The outgoing premier called the centrist rival to propose an alliance. He would also have offered a possible rotating premiership deal with Gantz. With 63% of ballots scrutinized, the Likud has 32 seats, one less than the "Blue White" coalition (33). But the real kingmaker remains Lieberman.
Jerusalem (AsiaNews/Agencies) - Prime Minister Benjamin Netanyahu called on Thursday on his main rival, former general Benny Gantz, to join him in a broad, governing coalition after Israel’s election ended with no clear winner. In the aftermath of the September 17th vote, the outgoing Prime Minister seems to admitted a (partial) defeat and recognized the deadlock, which effectively prevents one of the two sides from forming a government. And in order to survive, he seems to give in to compromise and join forces.
With 63% of votes counted, the party of right-wing incumbent Benjamin Netanyahu is just behind that of his centrist main challenger, Benny Gantz.
The results indicate that both men will struggle to form a majority coalition with smaller parties.
Mr Netanyahu is hoping to stay in power for a record fifth term.
Citing sources in the Central Election Committee, Israeli media reported that Mr Gantz's Blue and White alliance was on track to win 33 of the 120 seats in the Knesset (parliament), followed by Mr Netanyahu's Likud party with 32 seats.
A centre-left bloc led by Mr Gantz and a bloc of right-wing and religious parties led by Mr Netanyahu were both projected to control 56 seats - five short of a majority of 60 plus one.
Prime Minister Benjamin Netanyahu called on Thursday on his main rival, former general Benny Gantz, to join him in a broad, governing coalition after Israel’s election ended with no clear winner.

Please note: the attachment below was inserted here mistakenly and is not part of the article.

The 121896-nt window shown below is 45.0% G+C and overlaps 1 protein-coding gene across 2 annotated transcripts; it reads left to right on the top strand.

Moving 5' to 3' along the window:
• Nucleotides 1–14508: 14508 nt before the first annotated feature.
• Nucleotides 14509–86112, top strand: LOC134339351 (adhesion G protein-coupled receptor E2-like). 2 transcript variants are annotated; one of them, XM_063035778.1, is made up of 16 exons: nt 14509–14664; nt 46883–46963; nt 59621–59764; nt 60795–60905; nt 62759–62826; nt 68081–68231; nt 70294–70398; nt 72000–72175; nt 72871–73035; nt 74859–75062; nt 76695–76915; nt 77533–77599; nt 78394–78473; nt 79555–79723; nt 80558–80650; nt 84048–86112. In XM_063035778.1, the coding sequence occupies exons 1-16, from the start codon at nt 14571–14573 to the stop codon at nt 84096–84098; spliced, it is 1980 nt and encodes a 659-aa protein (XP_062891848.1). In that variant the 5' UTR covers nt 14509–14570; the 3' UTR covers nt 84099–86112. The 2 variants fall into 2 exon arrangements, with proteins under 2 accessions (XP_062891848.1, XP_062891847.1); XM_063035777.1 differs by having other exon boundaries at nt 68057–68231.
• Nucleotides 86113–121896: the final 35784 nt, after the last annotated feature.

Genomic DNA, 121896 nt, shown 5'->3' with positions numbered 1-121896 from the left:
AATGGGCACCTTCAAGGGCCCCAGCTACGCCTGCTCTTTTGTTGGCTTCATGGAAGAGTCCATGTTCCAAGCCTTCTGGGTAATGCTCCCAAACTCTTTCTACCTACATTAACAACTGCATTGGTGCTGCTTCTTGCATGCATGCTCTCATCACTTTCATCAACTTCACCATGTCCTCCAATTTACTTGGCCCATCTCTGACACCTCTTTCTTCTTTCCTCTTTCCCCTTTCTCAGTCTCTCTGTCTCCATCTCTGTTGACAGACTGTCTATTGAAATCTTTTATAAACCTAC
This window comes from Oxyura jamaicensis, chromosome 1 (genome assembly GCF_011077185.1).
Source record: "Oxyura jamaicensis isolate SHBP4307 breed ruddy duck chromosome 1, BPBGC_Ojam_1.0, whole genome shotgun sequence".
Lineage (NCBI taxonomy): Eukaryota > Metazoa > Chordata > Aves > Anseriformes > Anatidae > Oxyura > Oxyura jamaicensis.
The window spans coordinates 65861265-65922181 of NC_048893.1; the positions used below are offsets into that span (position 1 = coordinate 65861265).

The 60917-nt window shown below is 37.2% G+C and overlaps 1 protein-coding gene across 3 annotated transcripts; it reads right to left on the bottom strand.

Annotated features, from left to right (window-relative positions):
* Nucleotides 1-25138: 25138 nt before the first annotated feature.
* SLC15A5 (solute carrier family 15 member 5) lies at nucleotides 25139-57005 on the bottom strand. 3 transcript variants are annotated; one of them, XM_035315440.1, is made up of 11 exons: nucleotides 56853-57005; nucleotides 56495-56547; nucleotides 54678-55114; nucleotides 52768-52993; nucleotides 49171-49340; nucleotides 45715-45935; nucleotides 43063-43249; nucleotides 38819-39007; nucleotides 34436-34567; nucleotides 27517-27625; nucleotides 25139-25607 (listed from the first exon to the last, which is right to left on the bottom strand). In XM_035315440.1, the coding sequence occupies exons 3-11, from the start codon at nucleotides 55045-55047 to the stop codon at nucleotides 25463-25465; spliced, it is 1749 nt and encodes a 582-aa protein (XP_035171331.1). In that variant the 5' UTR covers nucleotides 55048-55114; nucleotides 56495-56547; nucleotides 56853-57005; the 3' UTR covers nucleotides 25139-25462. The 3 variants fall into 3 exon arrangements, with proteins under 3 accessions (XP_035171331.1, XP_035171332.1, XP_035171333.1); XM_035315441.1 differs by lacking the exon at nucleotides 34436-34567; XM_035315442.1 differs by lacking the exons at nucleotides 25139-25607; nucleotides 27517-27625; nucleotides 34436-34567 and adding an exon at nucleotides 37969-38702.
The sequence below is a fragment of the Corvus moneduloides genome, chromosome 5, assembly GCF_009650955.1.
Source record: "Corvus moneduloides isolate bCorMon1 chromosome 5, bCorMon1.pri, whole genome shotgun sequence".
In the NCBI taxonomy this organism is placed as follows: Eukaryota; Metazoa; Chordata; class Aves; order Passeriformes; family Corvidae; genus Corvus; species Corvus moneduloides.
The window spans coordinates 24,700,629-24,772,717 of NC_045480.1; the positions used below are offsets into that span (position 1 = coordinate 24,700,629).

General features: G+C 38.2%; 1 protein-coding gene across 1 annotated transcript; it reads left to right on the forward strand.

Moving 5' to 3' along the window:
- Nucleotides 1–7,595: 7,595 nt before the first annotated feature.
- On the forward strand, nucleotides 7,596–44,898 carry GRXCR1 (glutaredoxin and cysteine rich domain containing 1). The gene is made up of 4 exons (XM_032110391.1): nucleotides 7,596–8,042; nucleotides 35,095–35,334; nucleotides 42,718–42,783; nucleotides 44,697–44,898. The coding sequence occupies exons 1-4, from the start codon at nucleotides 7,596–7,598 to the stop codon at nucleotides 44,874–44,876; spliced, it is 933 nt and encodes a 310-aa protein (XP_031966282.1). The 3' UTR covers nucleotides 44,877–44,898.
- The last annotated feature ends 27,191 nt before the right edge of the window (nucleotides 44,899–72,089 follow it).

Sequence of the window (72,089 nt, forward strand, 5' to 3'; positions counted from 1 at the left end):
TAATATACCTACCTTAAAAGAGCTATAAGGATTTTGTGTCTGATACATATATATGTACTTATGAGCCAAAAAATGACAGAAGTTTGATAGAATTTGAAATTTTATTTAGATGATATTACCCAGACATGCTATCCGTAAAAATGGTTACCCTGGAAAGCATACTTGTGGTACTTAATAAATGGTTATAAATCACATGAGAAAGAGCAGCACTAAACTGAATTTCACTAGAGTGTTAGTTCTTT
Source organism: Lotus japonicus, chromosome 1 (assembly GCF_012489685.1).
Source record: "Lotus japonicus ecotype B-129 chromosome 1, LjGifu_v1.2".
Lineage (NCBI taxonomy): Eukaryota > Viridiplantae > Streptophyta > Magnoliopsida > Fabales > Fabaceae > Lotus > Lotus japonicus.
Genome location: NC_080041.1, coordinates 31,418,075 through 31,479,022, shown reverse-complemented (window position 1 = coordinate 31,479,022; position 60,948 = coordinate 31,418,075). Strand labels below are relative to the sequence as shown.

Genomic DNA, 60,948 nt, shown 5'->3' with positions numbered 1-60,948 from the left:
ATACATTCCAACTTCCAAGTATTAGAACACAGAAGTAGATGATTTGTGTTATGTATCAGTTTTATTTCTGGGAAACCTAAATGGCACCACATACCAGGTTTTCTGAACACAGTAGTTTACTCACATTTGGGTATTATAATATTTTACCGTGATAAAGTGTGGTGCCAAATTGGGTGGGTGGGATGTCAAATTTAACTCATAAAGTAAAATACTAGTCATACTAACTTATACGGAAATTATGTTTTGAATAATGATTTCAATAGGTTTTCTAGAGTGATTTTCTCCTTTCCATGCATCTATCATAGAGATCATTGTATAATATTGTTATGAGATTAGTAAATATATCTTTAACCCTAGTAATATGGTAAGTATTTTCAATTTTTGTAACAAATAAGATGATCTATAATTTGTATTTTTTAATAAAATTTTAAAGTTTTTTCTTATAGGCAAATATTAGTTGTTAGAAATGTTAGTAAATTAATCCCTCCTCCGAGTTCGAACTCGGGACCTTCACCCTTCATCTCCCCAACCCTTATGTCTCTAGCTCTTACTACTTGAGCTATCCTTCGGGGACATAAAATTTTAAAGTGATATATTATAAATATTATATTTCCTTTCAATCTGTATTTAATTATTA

Netanyahu, in a video message, said he preferred to form a right-wing coalition, but the results showed it was not possible.
"During the elections, I called for the establishment of a right-wing government," Netanyahu said.
"But unfortunately the election results show that this is not possible."
He went on to call on Gantz to form a "broad unity government today.”
Gantz had not yet responded, but he has previously repeatedly ruled out joining a coalition led by Mr Netanyahu. Since now it is unclear however if he would accept such a government with Netanyahu, who faces possible corruption charges in the weeks ahead, remaining as prime minister.
In subsequent comments, at a ceremony - which Gantz also attended - marking the third anniversary of the death of Israeli statesman Shimon Peres, Netanyahu said his offer came with no preconditions. A smiling Netanyahu and Gantz warmly shook hands at the event.
Netanyahu hinted at a possible rotating premiership deal with Gantz, noting that Peres, a left-wing leader, had forged a coalition with conservative Yitzhak Shamir in which they rotated top office between 1984 and 1988.
Anyway, the alliance between Netanyahu and Gantz still needs the votes of Israel Beytenu guided by Avigdor Lieberman - the real kingmaker - to obtain a majority at the Knesset. And it was Lieberman himself who, first, broke with Netanyahu to beat him at the polls to drive him out of the Israeli political scene.